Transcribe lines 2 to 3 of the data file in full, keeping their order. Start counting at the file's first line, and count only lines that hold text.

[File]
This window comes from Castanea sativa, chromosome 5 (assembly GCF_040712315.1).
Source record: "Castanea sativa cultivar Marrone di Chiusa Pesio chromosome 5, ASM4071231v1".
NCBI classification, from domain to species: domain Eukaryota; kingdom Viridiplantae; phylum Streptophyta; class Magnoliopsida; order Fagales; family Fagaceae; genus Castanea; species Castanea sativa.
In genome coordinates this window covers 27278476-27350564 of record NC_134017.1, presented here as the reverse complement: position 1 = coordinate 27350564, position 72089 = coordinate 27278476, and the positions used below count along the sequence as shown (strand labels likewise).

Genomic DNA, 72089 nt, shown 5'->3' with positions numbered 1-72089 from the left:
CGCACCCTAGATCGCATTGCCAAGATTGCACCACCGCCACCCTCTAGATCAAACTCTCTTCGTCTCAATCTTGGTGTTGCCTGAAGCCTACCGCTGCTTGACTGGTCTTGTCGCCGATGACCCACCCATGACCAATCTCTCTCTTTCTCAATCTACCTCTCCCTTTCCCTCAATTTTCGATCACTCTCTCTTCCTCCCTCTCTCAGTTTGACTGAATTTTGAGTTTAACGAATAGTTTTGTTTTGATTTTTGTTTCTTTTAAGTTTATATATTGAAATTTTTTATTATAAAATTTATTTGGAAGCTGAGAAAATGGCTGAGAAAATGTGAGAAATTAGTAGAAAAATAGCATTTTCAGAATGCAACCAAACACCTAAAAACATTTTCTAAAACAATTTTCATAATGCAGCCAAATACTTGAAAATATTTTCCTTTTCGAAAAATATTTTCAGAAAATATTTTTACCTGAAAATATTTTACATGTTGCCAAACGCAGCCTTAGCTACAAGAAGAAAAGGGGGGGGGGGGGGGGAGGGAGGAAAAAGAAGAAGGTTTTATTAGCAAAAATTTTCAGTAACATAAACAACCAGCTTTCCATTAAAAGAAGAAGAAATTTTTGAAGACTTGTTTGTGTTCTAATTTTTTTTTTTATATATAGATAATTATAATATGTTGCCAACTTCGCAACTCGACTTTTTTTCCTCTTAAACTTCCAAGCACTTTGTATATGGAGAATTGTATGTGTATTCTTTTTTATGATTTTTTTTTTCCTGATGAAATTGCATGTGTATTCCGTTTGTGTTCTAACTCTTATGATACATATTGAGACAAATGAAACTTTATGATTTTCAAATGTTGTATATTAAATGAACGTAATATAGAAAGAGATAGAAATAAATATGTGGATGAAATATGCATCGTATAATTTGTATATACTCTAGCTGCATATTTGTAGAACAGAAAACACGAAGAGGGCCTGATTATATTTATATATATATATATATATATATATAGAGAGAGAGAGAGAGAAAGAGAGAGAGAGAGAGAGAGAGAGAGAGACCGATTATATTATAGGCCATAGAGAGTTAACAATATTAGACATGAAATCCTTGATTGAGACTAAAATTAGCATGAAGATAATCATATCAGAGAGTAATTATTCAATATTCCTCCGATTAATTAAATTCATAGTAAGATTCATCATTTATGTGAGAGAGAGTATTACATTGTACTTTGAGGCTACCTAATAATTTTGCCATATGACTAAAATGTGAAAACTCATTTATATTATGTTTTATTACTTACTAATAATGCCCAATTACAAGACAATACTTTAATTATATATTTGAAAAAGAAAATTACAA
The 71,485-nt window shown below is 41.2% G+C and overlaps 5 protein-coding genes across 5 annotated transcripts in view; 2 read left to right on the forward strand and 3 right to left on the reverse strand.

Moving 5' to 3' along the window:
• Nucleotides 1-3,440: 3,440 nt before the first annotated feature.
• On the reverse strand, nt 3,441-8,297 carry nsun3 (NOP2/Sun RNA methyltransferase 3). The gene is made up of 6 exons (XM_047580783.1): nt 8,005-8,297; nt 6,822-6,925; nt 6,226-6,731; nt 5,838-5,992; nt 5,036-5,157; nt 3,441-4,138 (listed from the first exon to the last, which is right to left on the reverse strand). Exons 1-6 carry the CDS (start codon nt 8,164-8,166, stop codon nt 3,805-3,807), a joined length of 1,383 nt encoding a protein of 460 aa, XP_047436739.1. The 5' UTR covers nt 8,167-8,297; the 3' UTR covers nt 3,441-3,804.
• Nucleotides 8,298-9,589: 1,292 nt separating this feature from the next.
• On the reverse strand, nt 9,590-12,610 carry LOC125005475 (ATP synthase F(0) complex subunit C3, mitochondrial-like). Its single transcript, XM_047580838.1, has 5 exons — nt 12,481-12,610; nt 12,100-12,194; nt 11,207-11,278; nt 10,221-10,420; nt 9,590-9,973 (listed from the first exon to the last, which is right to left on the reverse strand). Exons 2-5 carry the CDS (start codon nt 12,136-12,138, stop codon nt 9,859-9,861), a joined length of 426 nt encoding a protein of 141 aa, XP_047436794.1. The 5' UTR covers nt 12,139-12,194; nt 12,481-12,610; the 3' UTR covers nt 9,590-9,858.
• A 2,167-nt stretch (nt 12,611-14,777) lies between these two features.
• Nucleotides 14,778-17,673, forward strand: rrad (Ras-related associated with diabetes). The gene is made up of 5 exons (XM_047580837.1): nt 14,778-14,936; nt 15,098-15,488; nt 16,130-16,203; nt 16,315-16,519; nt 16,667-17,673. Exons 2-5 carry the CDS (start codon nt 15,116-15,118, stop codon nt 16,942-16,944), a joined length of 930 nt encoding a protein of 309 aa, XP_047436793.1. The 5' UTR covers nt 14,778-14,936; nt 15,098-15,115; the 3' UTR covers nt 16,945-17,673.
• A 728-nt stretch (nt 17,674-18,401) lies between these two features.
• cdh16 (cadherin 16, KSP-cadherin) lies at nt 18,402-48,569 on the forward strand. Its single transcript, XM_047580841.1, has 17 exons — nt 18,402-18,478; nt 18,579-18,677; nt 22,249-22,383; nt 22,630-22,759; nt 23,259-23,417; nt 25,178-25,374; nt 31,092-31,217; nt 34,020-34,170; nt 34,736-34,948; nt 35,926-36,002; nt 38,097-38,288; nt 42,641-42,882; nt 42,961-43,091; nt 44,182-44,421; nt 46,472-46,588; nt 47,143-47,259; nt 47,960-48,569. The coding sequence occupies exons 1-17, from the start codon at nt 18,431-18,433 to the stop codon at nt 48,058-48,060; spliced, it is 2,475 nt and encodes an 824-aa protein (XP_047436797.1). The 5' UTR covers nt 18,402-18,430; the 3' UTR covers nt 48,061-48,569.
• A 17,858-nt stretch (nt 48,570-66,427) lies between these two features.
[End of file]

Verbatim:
Source record: "Castanea sativa cultivar Marrone di Chiusa Pesio chromosome 5, ASM4071231v1".
NCBI classification, from domain to species: domain Eukaryota; kingdom Viridiplantae; phylum Streptophyta; class Magnoliopsida; order Fagales; family Fagaceae; genus Castanea; species Castanea sativa.